What is Reverse Speech?

Mary McMahon
Mary McMahon

Reverse speech is a phenomenon where people allegedly embed statements backward in spoken communications. Most people regard the idea as pseudoscience, arguing that it is difficult to demonstrate reverse speech in controlled and repeatable conditions. The man who claimed to discover it, David John Oates, an Australian who practices hypnotherapy, was also one of its primary promoters.

Most psychotherapists put more weight in things like facial expression and word choice than in reverse speech.
Most psychotherapists put more weight in things like facial expression and word choice than in reverse speech.

The underlying ideas behind the theories Oates proposes are reasonably sound. The subconscious can have an impact on how people frame spoken communications, and it is possible for people to unwittingly express subconscious thought when they speak aloud. The reverse speech theory, however, is rather dubious. According to Oates, it is possible to play back selected spoken statements made by a person to cover the hidden interjections from the subconscious, which may contradict or add to the original statement.

The primary issue with spoken speech is a documented phenomenon known as pareidolia, the tendency to hear meaningful strings of sound in static and other purposeless noises. This trick of the mind can play a role in auditory perception and is often pointed at as the real culprit when people claim to hear things like disembodied voices. When people hear speech played backward, the brain struggles to make sense of the sound, and may apply meaning to it. Two different people may hear the same statement played back at the same speed and come up with different interpretations.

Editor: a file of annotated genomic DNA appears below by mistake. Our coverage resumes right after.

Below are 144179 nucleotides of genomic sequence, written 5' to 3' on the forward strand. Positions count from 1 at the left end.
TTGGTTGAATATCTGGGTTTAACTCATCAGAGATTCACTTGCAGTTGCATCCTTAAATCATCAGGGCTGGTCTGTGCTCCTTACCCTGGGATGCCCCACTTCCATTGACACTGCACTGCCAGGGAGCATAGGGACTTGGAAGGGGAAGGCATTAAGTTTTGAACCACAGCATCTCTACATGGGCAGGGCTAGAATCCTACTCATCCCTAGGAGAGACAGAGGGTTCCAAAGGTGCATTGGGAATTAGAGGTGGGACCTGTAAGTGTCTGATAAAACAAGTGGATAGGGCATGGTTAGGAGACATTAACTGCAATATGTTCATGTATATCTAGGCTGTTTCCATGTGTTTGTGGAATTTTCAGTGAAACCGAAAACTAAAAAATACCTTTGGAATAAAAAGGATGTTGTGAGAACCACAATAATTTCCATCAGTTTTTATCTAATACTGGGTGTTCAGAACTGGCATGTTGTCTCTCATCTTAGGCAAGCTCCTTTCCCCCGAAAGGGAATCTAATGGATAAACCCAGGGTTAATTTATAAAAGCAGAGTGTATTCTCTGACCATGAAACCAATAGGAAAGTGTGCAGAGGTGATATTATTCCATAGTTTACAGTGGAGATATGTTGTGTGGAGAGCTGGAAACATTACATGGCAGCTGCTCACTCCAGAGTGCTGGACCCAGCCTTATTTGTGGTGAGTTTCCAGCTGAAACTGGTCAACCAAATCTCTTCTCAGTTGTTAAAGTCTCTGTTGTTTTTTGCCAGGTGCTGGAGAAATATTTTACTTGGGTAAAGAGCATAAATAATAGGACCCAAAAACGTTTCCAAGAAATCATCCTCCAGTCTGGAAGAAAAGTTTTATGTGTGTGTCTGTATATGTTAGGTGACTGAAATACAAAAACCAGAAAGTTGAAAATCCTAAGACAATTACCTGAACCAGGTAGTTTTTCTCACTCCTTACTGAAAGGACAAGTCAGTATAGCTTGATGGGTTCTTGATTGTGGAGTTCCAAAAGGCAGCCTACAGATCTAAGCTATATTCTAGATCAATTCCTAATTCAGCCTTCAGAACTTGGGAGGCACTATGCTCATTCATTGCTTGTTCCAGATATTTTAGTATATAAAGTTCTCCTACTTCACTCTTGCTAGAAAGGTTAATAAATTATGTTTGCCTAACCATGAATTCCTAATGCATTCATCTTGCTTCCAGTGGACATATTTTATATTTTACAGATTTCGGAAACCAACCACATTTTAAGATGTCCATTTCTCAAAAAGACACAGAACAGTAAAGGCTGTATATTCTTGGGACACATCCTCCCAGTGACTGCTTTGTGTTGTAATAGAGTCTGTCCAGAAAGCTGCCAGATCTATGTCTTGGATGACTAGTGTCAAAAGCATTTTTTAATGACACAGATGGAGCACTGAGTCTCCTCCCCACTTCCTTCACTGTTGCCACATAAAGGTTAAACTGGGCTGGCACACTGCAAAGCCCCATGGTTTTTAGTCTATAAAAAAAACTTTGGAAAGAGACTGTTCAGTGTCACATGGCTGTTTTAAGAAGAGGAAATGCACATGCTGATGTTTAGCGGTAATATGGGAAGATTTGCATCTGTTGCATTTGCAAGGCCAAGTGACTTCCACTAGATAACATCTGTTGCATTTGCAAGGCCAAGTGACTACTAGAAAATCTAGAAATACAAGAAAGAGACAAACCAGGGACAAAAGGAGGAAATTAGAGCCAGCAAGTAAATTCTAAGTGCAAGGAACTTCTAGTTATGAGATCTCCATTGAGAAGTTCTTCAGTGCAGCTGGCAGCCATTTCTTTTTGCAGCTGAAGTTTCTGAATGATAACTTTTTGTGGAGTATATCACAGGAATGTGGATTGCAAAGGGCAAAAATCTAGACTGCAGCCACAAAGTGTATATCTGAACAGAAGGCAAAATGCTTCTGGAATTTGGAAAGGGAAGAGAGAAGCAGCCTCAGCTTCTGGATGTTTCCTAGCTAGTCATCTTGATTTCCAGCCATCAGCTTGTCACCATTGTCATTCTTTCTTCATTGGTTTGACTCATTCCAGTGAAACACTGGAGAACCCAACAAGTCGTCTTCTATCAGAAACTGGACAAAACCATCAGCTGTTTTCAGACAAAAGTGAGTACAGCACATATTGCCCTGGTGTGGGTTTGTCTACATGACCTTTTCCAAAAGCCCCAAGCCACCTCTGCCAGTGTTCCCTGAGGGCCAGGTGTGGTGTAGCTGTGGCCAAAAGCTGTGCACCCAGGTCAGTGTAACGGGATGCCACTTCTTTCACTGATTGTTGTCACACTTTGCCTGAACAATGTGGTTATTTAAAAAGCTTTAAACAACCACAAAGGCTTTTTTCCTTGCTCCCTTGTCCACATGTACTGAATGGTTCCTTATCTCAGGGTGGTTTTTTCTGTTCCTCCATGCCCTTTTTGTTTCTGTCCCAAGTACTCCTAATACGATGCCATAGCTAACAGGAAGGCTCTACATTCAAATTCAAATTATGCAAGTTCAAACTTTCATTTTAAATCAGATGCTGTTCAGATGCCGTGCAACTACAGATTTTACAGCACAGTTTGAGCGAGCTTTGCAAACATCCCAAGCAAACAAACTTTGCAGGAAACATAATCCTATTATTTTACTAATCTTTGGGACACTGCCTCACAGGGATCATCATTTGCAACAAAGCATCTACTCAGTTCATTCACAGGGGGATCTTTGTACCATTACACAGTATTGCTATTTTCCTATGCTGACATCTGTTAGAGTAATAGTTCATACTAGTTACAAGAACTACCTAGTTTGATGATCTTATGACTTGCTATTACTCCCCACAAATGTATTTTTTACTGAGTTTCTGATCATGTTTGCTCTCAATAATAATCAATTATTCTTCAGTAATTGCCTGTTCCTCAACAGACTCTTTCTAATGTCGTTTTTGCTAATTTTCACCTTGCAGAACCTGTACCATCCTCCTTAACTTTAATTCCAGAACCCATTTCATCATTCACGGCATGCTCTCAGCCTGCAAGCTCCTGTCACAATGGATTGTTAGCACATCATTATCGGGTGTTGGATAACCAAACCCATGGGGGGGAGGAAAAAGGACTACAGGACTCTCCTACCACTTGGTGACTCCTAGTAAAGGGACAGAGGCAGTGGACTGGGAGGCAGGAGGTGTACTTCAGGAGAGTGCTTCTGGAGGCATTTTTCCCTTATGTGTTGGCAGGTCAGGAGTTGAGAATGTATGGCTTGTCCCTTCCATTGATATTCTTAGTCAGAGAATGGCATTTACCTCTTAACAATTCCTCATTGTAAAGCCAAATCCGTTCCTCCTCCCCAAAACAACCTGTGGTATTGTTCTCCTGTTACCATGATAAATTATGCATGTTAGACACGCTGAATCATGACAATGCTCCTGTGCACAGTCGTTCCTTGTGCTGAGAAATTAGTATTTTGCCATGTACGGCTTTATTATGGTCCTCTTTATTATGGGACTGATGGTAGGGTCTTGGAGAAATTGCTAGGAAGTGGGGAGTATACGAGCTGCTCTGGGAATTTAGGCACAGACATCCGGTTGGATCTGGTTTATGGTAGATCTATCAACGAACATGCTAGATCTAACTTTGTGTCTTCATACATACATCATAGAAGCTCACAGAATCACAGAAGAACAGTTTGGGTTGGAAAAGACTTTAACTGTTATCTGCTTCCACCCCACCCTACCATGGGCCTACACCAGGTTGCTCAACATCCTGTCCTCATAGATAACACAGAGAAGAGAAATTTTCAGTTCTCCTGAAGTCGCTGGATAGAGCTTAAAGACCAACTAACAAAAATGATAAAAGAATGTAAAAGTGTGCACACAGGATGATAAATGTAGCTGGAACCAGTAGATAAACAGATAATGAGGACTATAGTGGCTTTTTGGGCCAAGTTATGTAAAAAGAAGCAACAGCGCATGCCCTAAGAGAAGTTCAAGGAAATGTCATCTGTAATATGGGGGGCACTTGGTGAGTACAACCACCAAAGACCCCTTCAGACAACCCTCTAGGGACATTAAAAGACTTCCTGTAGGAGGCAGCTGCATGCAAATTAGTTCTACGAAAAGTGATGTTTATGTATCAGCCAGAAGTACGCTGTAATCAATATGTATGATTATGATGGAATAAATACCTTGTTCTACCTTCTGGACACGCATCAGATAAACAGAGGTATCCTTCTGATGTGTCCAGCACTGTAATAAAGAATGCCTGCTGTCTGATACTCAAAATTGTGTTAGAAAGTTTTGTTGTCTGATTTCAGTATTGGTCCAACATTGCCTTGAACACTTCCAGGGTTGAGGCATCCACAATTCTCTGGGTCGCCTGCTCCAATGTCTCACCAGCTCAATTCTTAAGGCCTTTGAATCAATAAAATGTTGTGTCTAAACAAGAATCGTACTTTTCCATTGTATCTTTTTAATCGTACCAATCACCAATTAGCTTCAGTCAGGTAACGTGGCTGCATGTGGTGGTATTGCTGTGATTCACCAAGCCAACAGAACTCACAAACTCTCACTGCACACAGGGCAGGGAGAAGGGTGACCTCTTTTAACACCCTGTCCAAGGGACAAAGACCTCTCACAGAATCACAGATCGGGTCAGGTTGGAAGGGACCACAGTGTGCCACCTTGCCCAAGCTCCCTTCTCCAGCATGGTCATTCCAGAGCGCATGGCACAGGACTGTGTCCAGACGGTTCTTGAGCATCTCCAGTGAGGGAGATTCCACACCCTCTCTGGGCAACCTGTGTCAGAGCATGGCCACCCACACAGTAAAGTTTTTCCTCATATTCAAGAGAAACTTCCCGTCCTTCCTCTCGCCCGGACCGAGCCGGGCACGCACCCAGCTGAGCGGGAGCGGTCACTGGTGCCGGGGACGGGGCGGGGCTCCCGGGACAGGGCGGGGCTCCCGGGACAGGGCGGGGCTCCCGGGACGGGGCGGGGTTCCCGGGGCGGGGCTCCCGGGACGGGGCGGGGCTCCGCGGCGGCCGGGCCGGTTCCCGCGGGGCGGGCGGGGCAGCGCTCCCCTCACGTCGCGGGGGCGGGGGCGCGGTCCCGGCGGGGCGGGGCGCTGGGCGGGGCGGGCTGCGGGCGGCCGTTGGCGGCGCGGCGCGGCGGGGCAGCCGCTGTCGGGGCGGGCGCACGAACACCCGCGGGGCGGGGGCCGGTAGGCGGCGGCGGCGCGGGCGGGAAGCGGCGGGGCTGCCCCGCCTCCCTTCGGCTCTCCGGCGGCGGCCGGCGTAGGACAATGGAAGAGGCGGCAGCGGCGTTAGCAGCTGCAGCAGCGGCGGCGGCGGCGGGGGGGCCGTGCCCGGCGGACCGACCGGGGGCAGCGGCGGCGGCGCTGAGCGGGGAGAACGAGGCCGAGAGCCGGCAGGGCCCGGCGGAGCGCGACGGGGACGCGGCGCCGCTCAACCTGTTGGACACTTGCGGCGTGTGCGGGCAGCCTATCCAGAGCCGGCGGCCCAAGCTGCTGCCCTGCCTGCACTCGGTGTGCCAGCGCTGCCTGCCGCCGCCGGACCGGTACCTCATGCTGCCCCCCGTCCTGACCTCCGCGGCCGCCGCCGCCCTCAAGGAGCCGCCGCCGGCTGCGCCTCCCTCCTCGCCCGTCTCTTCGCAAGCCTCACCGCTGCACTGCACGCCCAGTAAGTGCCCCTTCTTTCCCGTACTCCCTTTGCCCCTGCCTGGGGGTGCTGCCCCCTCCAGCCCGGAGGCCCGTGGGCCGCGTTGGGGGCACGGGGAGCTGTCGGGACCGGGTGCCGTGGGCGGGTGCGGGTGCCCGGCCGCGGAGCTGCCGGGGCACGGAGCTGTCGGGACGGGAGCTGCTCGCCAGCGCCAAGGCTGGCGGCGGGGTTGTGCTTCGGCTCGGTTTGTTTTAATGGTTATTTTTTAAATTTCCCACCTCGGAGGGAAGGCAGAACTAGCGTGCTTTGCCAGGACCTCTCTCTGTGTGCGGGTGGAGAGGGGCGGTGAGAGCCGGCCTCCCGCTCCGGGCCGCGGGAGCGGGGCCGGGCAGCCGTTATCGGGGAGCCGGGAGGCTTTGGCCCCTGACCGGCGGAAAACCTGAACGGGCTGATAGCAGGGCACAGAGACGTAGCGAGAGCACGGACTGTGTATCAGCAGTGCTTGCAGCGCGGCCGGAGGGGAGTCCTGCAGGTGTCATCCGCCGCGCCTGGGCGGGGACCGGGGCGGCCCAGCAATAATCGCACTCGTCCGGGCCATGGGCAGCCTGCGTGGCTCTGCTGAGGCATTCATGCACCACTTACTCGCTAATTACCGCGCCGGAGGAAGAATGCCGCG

Proponents of reverse speech claim to hear words and phrases when they play sentences backward, but it is difficult to independently verify them. Backward speech can sound meaningful, but people may disagree on the meaning. Speech-language pathologists and others who study speech production believe it is unlikely that people could be speaking backward at the same time they are constructing spoken phrases, and warn against applying reverse speech to activities like criminal investigations.

The idea of hidden messages in spoken and written communications is a very old one, as numerous urban legends about mysterious phrases embedded in music recordings can testify. The subconscious often expresses itself in a variety of ways, and believers in reverse speech may use it for everything from psychotherapy to analysis of speeches made by public figures. Other cues can provide far more information about what is happening on a subconscious level, and they are supported by research; things like facial expression, body movement, and word choice can be revealing when people analyze them to get more information about what someone is thinking or feeling.

Mary McMahon
Mary McMahon

Ever since she began contributing to the site several years ago, Mary has embraced the exciting challenge of being a wiseGEEK researcher and writer. Mary has a liberal arts degree from Goddard College and spends her free time reading, cooking, and exploring the great outdoors.

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